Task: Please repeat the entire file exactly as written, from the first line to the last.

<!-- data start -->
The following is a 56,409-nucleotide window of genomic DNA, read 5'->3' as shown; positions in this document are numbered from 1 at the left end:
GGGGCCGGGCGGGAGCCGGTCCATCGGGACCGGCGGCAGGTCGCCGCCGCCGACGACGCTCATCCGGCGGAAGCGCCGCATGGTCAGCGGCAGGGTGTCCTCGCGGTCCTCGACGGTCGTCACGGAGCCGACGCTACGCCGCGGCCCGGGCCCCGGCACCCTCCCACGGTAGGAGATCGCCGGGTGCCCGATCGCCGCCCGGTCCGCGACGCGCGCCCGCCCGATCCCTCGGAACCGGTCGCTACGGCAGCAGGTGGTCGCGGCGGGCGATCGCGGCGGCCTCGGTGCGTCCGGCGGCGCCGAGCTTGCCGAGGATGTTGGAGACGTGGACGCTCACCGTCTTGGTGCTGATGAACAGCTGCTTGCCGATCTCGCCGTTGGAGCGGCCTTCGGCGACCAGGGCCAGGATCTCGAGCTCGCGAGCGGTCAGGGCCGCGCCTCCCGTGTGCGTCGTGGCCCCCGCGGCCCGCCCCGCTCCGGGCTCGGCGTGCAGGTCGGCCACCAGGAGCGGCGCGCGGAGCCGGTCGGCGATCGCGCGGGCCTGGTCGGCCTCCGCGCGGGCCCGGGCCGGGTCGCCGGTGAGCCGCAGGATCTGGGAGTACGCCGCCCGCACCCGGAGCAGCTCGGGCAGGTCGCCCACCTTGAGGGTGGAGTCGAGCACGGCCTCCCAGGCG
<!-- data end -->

The following is a 56,409-nucleotide window of genomic DNA, read 5'->3' as shown; positions in this document are numbered from 1 at the left end:
GGGGCCGGGCGGGAGCCGGTCCATCGGGACCGGCGGCAGGTCGCCGCCGCCGACGACGCTCATCCGGCGGAAGCGCCGCATGGTCAGCGGCAGGGTGTCCTCGCGGTCCTCGACGGTCGTCACGGAGCCGACGCTACGCCGCGGCCCGGGCCCCGGCACCCTCCCACGGTAGGAGATCGCCGGGTGCCCGATCGCCGCCCGGTCCGCGACGCGCGCCCGCCCGATCCCTCGGAACCGGTCGCTACGGCAGCAGGTGGTCGCGGCGGGCGATCGCGGCGGCCTCGGTGCGTCCGGCGGCGCCGAGCTTGCCGAGGATGTTGGAGACGTGGACGCTCACCGTCTTGGTGCTGATGAACAGCTGCTTGCCGATCTCGCCGTTGGAGCGGCCTTCGGCGACCAGGGCCAGGATCTCGAGCTCGCGAGCGGTCAGGGCCGCGCCTCCCGTGTGCGTCGTGGCCCCCGCGGCCCGCCCCGCTCCGGGCTCGGCGTGCAGGTCGGCCACCAGGAGCGGCGCGCGGAGCCGGTCGGCGATCGCGCGGGCCTGGTCGGCCTCCGCGCGGGCCCGGGCCGGGTCGCCGGTGAGCCGCAGGATCTGGGAGTACGCCGCCCGCACCCGGAGCAGCTCGGGCAGGTCGCCCACCTTGAGGGTGGAGTCGAGCACGGCCTCCCAGGCG